Monday, November 12th, 2007

    Many kinds of goods imported for commercial use may be subject to a quota limit. It is the classification number of the article as identified in the Harmonized Tariff Schedule of the United States and the country of origin that determine whether or not an item is subject to quota requirements. In some cases, the quota is absolute, meaning that once the quota is filled – because the quota has reached its limit for that particular period of time – no additional quantities of that item may be imported until the next open period. Such merchandise must be warehoused or exported. Other quotas are tariff-related, which means that a certain quantity of goods may enter at a low rate of duty, but once that threshold is reached – during a specified period of time – a higher duty rate will be assessed for any additional quantities of that particular imported good. Unlimited quantities of some merchandise subject to tariff-rate quota may, however, enter at over the quota rates.

    If you are importing goods for commercial use or resale, it’s a good idea to contact your local port of entry for more specific information.

    The Quota program is generally applied only to commercial importations. While the importation of many goods imported under “personal use” quantities are not affected by quota restrictions, there is one exception; made-to-measure suits made in Hong Kong, which are restricted for both personal and commercial use.


    How to Import a Car to the US

    Monday, November 12th, 2007

    The following provides information concerning the importation of a passenger car, truck, trailer, motorcycle, moped, bus, or MPV built to comply with the standards of a country other than the U.S. or Canada.� Importers of motor vehicles must file form HS-7 (available at ports of entry) at the time a vehicle is imported to declare whether the vehicle complies with DOT requirements. As a general rule, a motor vehicle less than 25 years old must comply with all applicable Federal motor vehicle safety standards (FMVSS) to be imported permanently. Vehicles manufactured to meet the FMVSS will have a certification label affixed by the original manufacturer in the area of the driver�s door. To make importation easier, when purchasing a vehicle certified to the U.S. standards abroad, a buyer should have the sales contract verify that the label is attached and present this document at time of importation.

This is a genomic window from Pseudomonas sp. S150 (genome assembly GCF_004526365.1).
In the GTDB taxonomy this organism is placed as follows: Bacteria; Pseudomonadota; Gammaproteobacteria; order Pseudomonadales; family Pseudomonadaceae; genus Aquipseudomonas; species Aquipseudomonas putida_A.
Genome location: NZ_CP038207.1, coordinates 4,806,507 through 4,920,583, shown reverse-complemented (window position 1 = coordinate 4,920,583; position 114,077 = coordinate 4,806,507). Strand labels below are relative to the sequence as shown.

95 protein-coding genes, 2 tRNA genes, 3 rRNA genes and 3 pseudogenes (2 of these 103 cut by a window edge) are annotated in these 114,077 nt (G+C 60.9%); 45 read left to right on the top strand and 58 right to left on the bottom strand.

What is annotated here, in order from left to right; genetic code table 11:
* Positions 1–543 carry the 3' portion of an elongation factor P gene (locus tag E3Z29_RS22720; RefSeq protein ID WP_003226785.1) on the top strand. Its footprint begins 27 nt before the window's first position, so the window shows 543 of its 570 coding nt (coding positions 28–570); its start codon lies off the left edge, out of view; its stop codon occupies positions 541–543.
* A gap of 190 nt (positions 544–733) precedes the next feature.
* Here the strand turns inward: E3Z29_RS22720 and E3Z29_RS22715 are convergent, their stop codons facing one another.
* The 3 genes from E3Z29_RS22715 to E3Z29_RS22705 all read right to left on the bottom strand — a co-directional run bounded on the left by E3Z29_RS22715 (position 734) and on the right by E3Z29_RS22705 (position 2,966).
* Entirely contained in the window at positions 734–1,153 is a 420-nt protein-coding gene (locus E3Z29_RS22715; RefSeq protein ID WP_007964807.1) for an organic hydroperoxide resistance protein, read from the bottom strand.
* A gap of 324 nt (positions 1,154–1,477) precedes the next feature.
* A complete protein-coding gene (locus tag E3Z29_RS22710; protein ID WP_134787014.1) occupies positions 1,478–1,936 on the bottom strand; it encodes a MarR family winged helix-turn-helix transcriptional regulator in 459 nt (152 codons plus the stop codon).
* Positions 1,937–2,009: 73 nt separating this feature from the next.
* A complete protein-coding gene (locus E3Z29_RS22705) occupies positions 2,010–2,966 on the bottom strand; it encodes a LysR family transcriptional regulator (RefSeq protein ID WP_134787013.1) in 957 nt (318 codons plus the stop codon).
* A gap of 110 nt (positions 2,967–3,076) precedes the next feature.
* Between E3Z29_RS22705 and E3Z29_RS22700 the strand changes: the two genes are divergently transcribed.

A vehicle without this certification label must be imported as a nonconforming vehicle. In this case, the importer must contract with a Registered Importer (RI) and post a DOT bond for one and a half times the vehicle�s dutiable value. This bond is in addition to the normal Customs entry bond. Copies of the DOT bond and the contract with an RI must be attached to the HS-7 form.
    Under the contract, the RI will modify the vehicle to conform to all applicable FMVSS and so certify the vehicle. Before an RI can modify a vehicle, NHTSA must have determined that the vehicle is capable of being modified to comply with the FMVSS. If no determination has been made, the RI must petition NHTSA to determine whether the vehicle is capable of being modified to comply with the FMVSS. If the petitioned vehicle is not substantially similar to a vehicle of the same model year certified for sale in the U.S., this process becomes very complex and costly. A list of vehicles previously determined eligible for importation can be found on the NHTSA web site at